Christmas in Brimley, Mich., in 1934Published 7:27am Sunday, December 25, 2011
Column: Pass the Hot Dish, by Alexandra KlosterTwelve
As told to me by my father, Alexander Kloster:
You want to hear about Christmas when I was a kid?
If I tell you I might get arrested.
We were living in Brimley on the farm. Must have been 1934. Well, it came near Christmas time. We didn’t have money, but someone decided we should have a tree, so my brother Pete and I were sent out to get one.
Across the road were our neighbor McClain’s woods. There was a great big spruce that stuck up above all the others. We thought, well, heck, that would make a real nice tree. We climbed all the way up there. It’s a wonder no one saw us, two little kids hanging from the top of a giant spruce. Anyway, we sawed off the top and dragged it home. That was our Christmas tree.
It looked terrible, that big tree sitting in the woods with no top. They searched all over trying to figure out who did it. We never said a word. That poor tree is probably still standing there with no top on it.
There weren’t presents, but we were lucky to always have a good meal. That’s because we were on the farm instead of in town. We had a turkey or a couple chickens. My mother made her own noodles. There were homemade breads and pies. I remember eating goose too, and it was mighty good.
The best gift we got that year was by accident. Toward the end of every summer we picked about 20 watermelons. Then we’d bury them under cornstalks in the barn so they wouldn’t rot. We had them all during the fall. Christmas morning I decided to go watermelon hunting. I didn’t have much hope, but I thought it was possible there might be one left under there. I dug around and dug around and sure enough my hand hit something smooth and cold. I bet we were the only people in Michigan who had watermelon for Christmas.
We had a Christmas play in school, but I made believe I had a sore throat so I didn’t have to recite or sing. I was bashful I guess. I wasn’t the only one. The program was on Wednesday and on Monday one boy claimed he was too sick to recite. The teacher said, “You’re not sick,” and he said, “I will be by Wednesday.”
What I remember most is Christmas Eve. Pa harnessed the horses, hooked up the sleigh, and loaded about three feet of straw into it. Then Ma laid a big quilt on the straw. We’d get in there and she’d cover us up with a couple more quilts. Off we’d go to town for Midnight Mass.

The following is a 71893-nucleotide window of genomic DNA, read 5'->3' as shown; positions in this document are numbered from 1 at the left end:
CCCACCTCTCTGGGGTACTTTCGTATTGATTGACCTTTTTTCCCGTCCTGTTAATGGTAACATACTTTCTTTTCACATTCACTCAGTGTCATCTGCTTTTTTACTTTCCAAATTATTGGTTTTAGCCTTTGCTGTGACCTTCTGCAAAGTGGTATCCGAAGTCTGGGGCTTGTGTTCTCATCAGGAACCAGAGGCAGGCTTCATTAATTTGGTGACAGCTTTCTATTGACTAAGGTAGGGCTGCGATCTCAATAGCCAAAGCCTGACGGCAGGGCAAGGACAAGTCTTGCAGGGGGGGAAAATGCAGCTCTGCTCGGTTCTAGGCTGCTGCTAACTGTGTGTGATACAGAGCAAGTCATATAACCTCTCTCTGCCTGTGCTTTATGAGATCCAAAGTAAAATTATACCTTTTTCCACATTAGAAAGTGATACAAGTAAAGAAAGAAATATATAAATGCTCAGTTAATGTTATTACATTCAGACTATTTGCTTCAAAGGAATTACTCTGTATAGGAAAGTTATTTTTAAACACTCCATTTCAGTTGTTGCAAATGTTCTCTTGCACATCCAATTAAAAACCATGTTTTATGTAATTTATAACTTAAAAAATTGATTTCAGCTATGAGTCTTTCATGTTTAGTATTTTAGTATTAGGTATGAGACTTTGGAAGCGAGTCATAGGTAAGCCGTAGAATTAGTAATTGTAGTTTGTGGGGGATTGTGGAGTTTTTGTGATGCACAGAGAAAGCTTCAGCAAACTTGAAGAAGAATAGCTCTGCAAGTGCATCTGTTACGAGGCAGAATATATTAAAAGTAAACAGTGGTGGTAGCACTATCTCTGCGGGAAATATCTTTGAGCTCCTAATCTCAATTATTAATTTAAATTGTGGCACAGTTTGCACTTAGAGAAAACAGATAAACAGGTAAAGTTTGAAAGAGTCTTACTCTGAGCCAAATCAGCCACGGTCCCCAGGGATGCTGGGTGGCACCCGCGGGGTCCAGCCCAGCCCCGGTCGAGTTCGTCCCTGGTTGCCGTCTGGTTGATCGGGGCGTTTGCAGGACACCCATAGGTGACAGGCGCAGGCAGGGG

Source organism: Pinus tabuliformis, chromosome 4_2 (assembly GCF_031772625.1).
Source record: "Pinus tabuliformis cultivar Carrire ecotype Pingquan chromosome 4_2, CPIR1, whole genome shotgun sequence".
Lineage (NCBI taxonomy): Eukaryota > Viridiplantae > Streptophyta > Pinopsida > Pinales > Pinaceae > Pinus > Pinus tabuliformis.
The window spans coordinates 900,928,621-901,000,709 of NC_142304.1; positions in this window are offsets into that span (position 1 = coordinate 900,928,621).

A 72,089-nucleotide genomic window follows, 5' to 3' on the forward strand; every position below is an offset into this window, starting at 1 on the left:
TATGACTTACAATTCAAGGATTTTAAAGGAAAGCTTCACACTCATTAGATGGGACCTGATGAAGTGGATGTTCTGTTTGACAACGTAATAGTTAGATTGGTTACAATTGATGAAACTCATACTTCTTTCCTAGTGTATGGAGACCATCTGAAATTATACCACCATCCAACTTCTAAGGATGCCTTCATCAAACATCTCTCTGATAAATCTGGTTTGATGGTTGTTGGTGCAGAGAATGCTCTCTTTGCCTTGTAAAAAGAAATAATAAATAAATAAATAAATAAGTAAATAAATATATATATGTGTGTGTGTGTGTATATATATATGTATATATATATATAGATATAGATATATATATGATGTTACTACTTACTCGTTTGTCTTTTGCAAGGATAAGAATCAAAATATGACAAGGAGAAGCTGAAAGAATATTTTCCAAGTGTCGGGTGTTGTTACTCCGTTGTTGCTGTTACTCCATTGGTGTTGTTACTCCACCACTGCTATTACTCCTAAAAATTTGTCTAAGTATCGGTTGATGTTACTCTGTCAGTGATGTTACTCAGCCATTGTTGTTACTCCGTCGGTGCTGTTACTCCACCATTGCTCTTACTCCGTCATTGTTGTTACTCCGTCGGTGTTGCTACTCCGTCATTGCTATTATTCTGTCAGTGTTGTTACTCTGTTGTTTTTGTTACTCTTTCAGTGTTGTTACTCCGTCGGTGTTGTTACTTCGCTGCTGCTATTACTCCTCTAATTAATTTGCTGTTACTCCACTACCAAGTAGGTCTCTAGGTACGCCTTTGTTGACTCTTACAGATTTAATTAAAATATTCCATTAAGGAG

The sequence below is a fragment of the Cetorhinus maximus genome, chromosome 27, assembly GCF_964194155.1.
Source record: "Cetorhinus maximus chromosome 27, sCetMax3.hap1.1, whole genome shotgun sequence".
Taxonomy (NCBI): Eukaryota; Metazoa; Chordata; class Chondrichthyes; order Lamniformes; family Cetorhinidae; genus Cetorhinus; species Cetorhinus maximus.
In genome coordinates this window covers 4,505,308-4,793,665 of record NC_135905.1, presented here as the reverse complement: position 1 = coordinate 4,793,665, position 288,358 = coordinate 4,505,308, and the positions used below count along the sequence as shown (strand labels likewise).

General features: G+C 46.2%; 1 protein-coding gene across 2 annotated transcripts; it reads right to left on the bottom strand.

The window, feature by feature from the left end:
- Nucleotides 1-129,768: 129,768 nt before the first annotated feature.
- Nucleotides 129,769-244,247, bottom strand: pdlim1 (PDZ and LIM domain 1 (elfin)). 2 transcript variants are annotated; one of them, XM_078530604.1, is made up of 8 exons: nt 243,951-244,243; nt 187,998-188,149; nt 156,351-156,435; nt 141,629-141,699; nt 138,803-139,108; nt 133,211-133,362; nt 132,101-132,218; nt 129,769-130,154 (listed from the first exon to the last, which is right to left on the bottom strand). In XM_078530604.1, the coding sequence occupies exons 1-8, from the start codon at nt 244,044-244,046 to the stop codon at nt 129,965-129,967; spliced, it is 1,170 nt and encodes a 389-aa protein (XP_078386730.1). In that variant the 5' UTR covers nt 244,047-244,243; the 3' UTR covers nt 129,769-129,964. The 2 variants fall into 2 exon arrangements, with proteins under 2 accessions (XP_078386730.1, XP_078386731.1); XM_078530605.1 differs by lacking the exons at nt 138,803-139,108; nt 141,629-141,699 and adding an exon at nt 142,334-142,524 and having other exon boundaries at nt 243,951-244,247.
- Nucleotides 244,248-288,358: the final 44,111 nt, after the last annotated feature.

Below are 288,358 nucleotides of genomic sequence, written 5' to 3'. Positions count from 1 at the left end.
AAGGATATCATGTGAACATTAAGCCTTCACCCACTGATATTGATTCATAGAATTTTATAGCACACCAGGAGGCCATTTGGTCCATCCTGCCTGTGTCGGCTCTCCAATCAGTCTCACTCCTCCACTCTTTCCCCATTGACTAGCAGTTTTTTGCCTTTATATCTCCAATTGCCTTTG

Pa stopped in front of the church and all 10 of us would bail out fast. Then he’d take the horses around to an abandoned livery stable. Never could understand a word the priest said. He was an old Austrian who did part of his preaching in German. The choir was almost all German immigrant men and could they ever sing.
I remember lying on my back on the way home looking up at all the stars. When we got up to the corner, Pa turned the sleigh and it looked like the whole sky was spinning. Really, really spectacular.
Ten years later, 1944, I was sailing the South Pacific on the battleship Washington. It was Christmas Eve. All we heard was Bing Crosby singing, “I’ll be home for Christmas” over and over. Well, none of us was going to be home for Christmas. The crew got so sick of it they’d sing, “I’ll be home for Christmas. You can count on me. I’ll be home for Christmas in 1983.”
I went topside, to the main deck, to sleep where it was cool. I put my shoes under my head for a pillow and looked up at the sky. I could see the Southern Cross constellation and the sky started twirling just like back home.
When I was at sea, I didn’t think about home. I put everything out of my mind except my job. That way I couldn’t get homesick, and I wouldn’t be lonesome. There was something in the way the stars spun around. It reminded me of riding in the sleigh with my brothers and sisters, so I lay there and let myself think about that for a little while. After all, it was Christmas.
Woodbury resident Alexandra Kloster appears each Sunday. She may be reached at firstname.lastname@example.org, and her blog is Radishes at Dawn at alexandrakloster.com.